‘Blonde’ — Frank Ocean’s sonic world

Luke Patterson, Staff Writer

In 2016, after a four-year hiatus, one of music’s most elusive artists, Frank Ocean, returned to the music scene to make his biggest statement yet, Blonde. In one hour, over the course of 17 tracks, Ocean gives you a peek into his life. He reflects on past relationships, feelings of solitude, pressure from society, gender, sexuality, and much more. It truly feels like one big snapshot of someone’s life. 

Ocean tells his stories and divulges his thoughts in a way that is both personal and relatable at the same time. He gets his thoughts across in a variety of ways, from skits like Facebook Story and Be Yourself, to blunt and literal lyricism like on Ivy, to vivid imagery, symbols, and allusions like on Siegfried. Still, through all of its changes and phases, the album maintains a strong and consistent flow. 

Where the album really shines, though, is through its production and instrumentals. Blonde builds a soundscape like no other album, with a large emphasis on minimalism. Instrumentals remain quiet and laid back for most of the album’s runtime, giving a lot of room for Ocean’s voice and words as well as those of the album’s features. It puts you face to face with Ocean and what he’s saying. Ocean is exposed; he isn’t hiding behind glossy synths or booming drums like many other artists do. This is especially true on tracks like “White Ferrari” and “Futura Free.” It can be almost uncomfortable at first, the nakedness of the art, but once you sit with the music, relax, and allow yourself to get lost in Ocean’s sonic world, it becomes the album’s best feature. There’s nothing between you and the art.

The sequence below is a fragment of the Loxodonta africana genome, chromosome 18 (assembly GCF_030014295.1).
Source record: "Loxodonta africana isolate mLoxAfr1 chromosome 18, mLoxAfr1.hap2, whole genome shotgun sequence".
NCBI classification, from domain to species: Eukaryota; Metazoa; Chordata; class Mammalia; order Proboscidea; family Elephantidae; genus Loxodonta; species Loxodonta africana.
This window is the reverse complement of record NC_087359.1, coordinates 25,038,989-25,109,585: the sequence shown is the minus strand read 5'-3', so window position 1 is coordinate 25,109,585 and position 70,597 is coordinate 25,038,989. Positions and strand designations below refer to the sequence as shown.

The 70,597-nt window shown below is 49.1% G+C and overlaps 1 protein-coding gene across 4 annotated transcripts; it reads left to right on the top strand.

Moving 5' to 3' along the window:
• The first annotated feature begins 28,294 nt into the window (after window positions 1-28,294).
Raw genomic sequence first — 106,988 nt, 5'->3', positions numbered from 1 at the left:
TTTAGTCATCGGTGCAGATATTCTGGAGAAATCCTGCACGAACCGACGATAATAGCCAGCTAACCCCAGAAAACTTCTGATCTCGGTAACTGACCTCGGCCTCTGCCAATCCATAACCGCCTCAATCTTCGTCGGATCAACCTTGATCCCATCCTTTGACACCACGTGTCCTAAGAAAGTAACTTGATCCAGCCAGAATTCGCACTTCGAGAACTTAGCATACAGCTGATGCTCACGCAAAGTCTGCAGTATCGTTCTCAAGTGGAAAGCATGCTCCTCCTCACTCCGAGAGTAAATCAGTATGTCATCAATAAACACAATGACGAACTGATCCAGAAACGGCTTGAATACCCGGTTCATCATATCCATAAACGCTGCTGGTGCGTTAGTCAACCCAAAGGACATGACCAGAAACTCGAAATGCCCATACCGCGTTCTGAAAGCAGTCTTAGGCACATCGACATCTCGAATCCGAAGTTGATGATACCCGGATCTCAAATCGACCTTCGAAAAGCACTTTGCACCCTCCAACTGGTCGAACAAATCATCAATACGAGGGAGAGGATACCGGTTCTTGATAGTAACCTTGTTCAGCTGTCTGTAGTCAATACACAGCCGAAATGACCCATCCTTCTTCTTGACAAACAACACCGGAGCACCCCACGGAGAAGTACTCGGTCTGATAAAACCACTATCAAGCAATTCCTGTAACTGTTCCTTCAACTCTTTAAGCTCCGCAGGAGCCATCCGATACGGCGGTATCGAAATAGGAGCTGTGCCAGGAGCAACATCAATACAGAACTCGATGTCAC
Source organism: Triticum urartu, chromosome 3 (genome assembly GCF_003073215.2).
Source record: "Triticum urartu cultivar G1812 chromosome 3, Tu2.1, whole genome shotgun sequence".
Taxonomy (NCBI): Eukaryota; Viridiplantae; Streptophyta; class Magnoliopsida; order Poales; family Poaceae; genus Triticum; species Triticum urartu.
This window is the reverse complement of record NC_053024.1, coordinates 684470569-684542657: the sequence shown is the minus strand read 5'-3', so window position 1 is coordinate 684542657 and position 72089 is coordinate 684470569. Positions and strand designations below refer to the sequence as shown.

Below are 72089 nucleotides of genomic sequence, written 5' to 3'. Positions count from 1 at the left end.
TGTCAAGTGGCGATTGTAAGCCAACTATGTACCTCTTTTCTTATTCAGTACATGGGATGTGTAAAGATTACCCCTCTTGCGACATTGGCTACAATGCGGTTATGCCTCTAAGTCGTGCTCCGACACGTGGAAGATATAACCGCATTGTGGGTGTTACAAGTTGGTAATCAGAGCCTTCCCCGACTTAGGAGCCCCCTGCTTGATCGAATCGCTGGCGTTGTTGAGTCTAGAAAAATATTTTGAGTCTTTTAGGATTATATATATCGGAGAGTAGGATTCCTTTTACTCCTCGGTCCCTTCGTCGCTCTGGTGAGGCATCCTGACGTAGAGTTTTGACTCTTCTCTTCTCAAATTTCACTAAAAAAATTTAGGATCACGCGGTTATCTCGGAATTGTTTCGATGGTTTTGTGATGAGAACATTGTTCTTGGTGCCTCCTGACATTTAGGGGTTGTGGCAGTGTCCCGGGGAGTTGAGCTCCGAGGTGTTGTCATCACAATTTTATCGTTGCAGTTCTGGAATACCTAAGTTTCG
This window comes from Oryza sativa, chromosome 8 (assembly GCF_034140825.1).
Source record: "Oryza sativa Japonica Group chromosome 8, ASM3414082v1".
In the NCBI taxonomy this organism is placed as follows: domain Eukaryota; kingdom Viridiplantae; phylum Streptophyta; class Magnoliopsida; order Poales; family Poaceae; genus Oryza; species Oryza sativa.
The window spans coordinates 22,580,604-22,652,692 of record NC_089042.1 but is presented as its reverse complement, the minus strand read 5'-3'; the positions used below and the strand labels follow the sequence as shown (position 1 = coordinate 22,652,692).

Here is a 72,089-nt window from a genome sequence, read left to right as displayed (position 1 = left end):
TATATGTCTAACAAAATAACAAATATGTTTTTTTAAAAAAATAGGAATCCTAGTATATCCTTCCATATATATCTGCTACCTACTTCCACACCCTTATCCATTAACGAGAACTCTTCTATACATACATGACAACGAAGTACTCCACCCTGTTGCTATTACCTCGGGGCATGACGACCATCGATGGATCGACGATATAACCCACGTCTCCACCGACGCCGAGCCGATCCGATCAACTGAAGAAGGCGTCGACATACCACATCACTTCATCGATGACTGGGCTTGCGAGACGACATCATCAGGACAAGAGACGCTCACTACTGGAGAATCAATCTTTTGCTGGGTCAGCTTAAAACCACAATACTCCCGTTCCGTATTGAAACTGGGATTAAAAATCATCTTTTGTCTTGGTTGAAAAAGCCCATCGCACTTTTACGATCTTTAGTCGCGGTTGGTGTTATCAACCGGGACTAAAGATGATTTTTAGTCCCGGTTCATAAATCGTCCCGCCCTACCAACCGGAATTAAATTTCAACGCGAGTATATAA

On first listen, it’s easy to lose focus of the instrumentals, though. They’re there as a backdrop for Ocean’s voice and lyricism and as a result, don’t take up much room in the mix for a lot of the tracks. But listen to the instrumentals closely and you will discover they are the most detailed part of the album. Quiet ear candy, clever panning, and unique ideas are hidden all throughout, but they aren’t there just to be there, every little detail feels intentional and enhancing. Listen carefully, and a whole new side of the album is revealed. 

The care and detail don’t stop at the production, though. Frank Ocean gingerly places features through the album to build unique and diverse experiences on each track. Some features are slight, like Yung Lean chiming in on the second chorus of “Self Control”, or Beyonce singing background vocals at the end of “Pink + White.” Others are more central, like Andre 3000’s rapping over the whole of “Solo (Reprise).” No matter how slight or central each feature is, they all play their own role in building, diversifying, and balancing Blonde’s soundscape. 

While the album’s unique approach can be a shock to the ears at first, Blonde is one of the most enjoyable, creative, and forward- thinking pieces of music to be released in the past two decades. Ocean creates a sonic universe one can easily get lost in, and he doesn’t have to be loud to do it. 

A 5 out of 5 album.